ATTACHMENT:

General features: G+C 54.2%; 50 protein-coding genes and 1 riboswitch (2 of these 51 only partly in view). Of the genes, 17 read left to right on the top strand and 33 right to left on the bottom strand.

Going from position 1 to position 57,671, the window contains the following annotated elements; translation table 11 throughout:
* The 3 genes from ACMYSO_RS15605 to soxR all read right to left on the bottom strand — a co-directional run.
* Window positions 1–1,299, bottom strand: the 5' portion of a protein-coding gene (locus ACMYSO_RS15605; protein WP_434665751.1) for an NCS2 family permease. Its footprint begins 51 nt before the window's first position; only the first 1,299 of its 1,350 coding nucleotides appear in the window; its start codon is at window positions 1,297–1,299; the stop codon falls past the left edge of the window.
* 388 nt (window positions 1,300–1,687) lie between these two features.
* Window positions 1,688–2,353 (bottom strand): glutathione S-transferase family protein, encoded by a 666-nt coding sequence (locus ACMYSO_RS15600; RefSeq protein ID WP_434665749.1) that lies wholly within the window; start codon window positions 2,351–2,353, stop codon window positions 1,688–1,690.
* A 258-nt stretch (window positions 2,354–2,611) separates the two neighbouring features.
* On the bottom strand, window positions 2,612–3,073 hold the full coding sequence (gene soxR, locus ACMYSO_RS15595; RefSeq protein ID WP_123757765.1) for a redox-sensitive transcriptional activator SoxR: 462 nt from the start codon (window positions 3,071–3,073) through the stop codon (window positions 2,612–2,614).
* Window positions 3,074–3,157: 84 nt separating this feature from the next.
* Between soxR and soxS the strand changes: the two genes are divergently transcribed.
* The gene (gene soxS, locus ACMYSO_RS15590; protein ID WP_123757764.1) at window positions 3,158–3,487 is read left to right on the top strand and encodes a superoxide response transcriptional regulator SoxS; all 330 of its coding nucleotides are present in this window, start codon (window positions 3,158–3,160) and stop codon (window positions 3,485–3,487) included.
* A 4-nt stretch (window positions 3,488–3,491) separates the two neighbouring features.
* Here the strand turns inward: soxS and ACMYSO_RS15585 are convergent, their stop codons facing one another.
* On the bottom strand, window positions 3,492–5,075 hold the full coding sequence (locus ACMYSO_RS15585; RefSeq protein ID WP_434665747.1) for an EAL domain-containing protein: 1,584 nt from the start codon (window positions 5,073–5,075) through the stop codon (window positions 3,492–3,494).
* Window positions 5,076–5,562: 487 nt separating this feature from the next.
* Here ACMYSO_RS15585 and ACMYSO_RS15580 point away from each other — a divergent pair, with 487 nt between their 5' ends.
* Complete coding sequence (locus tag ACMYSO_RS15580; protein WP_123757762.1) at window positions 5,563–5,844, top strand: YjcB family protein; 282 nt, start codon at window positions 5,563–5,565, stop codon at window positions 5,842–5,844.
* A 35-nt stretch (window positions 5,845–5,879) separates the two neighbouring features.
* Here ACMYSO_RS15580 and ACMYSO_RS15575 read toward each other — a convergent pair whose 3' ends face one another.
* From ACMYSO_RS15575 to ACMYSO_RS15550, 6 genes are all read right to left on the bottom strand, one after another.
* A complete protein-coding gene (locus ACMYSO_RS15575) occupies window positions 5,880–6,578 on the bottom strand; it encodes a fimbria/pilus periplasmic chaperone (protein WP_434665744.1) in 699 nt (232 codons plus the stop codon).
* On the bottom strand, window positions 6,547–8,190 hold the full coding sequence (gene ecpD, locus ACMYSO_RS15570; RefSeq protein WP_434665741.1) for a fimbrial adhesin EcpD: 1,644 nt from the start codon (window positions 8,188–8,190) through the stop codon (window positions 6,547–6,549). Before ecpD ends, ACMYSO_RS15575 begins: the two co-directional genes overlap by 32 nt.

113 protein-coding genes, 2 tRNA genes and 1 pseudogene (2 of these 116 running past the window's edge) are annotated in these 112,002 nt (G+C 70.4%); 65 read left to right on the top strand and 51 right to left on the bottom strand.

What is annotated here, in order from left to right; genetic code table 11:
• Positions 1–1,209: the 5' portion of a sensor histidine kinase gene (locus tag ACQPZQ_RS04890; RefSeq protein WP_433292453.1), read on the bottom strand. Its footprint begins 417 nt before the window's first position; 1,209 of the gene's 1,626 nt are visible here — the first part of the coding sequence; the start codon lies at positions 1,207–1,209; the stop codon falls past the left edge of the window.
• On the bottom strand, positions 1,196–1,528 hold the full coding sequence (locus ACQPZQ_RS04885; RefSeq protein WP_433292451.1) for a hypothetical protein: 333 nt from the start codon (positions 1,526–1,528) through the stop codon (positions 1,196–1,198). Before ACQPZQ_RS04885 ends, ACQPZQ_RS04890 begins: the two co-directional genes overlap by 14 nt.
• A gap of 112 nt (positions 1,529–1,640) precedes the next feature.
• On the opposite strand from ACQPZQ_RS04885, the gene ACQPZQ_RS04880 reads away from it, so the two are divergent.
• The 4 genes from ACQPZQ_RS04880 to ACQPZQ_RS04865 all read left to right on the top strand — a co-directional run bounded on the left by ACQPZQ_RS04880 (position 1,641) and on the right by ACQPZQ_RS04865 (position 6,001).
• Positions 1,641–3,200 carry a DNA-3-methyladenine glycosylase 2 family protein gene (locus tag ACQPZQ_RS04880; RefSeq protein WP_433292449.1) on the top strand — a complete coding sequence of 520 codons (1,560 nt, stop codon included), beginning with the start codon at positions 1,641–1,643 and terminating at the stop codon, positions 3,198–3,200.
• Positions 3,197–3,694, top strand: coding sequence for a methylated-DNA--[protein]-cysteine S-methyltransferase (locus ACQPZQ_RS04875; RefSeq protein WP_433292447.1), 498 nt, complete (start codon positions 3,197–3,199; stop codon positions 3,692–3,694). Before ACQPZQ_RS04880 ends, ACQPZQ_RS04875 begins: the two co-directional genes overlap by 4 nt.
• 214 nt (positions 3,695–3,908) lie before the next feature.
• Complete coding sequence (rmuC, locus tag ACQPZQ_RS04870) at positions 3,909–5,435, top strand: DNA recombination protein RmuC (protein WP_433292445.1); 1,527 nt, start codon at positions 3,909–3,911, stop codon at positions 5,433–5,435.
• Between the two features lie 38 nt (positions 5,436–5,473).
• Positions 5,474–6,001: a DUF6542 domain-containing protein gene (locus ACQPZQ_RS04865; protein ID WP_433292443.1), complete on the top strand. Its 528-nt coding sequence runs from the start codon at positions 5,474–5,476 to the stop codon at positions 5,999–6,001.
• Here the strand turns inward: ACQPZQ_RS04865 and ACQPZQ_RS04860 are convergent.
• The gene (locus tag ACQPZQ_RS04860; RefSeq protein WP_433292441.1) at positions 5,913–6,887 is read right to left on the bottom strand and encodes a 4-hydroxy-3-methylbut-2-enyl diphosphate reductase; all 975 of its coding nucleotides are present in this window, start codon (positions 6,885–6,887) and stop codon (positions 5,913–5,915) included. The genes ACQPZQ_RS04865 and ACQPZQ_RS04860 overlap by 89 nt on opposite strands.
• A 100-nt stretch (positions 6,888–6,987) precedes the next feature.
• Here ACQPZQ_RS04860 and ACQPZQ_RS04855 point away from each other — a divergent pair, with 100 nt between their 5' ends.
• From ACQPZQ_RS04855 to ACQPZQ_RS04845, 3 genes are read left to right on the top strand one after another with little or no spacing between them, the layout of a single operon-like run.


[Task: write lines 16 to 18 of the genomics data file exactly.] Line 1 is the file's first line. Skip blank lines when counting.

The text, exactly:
* Here ACMYSO_RS15585 and ACMYSO_RS15580 point away from each other — a divergent pair, with 487 nt between their 5' ends.
* Complete coding sequence (locus tag ACMYSO_RS15580; protein WP_123757762.1) at window positions 5,563–5,844, top strand: YjcB family protein; 282 nt, start codon at window positions 5,563–5,565, stop codon at window positions 5,842–5,844.
* A 35-nt stretch (window positions 5,845–5,879) separates the two neighbouring features.